The Tower Remembers – Free Download of Choral Works
one lighted look for me – commissioned by Historic Royal Palaces for the Tower Of London – Beyond the Deepening Shadow The Tower Remembers, Armistice 100 Commemoration
written and produced by Mira Calix
As the nation commemorates the centenary of the end of the First World War, a new installation at the Tower of London, Beyond the Deepening Shadow: The Tower Remembers fills the moat with light and sound for 8 consecutive days (4-11 November 2018). Mira Calix has been specially commissioned by the Historic Royal Palaces to create the sound installation that will accompany the thousands of individual flames that will fill the Tower’s moat each night. Calix’s new work is a sonic exploration of the shifting tide of political alliances, of unity and division, and of love and loss in war.
Calix’s installation, is a sonic exploration of the shifting tide of political friendships. Friendship circles are formed around common ground and shared interests. Over time, these clusters expand, contract and shift. Alliances in their very nature are segmented, and within unity there is always division. Her armistice sound artwork reflects on her premise that when we become divided, what unites us is a common loss.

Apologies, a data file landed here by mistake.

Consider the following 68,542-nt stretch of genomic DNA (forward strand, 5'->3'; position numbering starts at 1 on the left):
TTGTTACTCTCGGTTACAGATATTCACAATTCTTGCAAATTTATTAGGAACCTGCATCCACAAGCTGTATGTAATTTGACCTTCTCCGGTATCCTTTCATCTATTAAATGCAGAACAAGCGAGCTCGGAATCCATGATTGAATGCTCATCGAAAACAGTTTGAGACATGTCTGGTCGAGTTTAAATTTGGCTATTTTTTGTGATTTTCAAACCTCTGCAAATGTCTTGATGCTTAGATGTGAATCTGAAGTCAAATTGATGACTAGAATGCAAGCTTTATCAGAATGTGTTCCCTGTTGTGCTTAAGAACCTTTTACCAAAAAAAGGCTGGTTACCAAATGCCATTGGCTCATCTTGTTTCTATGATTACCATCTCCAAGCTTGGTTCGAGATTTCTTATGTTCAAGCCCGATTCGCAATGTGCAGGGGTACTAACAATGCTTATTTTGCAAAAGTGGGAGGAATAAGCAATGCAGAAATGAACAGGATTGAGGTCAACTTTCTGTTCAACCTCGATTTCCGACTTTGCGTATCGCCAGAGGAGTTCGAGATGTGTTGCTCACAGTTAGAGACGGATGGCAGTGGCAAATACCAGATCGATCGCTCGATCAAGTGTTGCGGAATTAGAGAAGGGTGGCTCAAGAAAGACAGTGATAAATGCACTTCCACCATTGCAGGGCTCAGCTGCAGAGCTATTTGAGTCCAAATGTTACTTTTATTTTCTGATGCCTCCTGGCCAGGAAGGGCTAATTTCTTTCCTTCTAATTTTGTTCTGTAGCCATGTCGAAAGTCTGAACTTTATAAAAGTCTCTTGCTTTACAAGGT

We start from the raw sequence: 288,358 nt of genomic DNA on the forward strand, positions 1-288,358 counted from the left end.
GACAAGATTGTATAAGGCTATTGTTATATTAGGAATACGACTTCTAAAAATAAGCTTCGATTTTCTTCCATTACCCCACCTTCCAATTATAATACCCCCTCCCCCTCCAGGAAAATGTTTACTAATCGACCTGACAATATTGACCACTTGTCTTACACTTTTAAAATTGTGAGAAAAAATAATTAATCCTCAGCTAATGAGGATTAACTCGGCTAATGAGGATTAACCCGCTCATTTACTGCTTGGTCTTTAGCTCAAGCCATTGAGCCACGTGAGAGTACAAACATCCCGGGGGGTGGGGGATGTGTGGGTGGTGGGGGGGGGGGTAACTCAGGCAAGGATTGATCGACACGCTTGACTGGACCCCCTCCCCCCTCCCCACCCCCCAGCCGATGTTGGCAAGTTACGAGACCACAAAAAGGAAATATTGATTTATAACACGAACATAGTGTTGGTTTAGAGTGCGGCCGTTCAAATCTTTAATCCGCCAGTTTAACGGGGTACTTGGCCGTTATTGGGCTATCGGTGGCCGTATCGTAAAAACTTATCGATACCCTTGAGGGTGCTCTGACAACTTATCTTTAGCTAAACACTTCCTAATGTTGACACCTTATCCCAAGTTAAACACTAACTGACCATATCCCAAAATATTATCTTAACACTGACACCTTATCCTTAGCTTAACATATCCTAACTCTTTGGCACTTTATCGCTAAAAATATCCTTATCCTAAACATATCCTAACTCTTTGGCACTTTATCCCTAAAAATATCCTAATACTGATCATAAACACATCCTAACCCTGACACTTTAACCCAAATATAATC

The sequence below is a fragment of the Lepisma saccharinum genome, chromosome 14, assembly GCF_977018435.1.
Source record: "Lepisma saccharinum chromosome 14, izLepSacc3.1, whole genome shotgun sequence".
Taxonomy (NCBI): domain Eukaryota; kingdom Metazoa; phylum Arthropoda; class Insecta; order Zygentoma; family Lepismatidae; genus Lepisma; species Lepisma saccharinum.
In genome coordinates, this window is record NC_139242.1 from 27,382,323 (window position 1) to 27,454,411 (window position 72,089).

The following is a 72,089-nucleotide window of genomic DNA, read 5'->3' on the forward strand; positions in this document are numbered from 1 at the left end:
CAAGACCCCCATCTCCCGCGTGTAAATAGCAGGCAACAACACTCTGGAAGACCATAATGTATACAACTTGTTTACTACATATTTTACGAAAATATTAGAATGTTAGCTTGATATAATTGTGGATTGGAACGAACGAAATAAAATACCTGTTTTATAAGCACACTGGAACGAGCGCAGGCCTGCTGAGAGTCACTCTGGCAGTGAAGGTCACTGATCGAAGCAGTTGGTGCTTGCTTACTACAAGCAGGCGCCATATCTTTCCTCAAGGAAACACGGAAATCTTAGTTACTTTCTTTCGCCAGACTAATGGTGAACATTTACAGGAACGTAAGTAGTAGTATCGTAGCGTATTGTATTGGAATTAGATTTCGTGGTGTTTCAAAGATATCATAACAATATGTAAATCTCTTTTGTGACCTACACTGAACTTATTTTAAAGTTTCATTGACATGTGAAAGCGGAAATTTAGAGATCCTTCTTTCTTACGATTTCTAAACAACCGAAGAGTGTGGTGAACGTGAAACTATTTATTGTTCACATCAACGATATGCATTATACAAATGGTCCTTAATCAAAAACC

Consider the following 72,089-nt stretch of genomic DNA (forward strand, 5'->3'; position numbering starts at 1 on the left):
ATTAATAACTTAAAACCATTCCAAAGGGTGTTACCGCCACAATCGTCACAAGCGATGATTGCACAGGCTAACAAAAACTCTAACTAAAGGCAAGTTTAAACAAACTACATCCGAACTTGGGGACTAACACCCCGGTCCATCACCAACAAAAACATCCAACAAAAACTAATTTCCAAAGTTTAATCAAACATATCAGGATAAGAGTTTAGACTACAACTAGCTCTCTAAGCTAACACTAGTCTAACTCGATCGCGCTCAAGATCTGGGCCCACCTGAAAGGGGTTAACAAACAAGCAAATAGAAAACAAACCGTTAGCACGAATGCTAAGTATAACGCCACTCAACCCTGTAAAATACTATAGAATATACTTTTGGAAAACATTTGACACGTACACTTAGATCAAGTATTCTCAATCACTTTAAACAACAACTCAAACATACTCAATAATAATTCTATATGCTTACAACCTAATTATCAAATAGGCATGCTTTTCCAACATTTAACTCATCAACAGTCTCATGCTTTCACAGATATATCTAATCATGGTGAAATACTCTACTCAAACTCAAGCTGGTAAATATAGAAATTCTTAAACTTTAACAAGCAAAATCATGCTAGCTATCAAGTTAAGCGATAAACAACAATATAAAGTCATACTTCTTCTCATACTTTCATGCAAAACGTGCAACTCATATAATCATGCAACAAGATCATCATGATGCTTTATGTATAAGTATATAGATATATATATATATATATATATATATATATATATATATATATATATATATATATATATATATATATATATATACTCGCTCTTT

She has created an intimate and sensory promenade piece, which transforms the moat into a participatory sound installation. At the centre of this sound installation lies a new choral work, with a text by the inimitable suffragette war poet Mary Borden; Sonnets to a Soldier III.
one lighted look for me is the predominant english language version of the work, in the tower we hear two other scores, vicissitude of the united, and vicissitude of the divided, which are sung in the languages of the participating nations signed up to the Triple Entente and Central Power in the early days of WW1.
“i am so grateful to Mary Borden’s heirs and her publisher Dale Gale Press, who responded so generously in my request to use her text for this new choral work. I felt instinctively, that this sonnet, by being so personal, had a universality, It so eloquently expressed my wider concepts of loss at the heart of my sound installation. To me, Mary feels not only like a writer, a woman of her time, but of mine to. I have been an admirer of not only her work, but her humanitarian endeavors for some time, this woman is all round inspiring! i am delighted in that , the world seems to have woken up to her extraordinary talent. If i have played some small part in this, i couldn’t be more pleased. All to often female artists, have been removed from the cannon, their great work uncredited, recognition denied. ”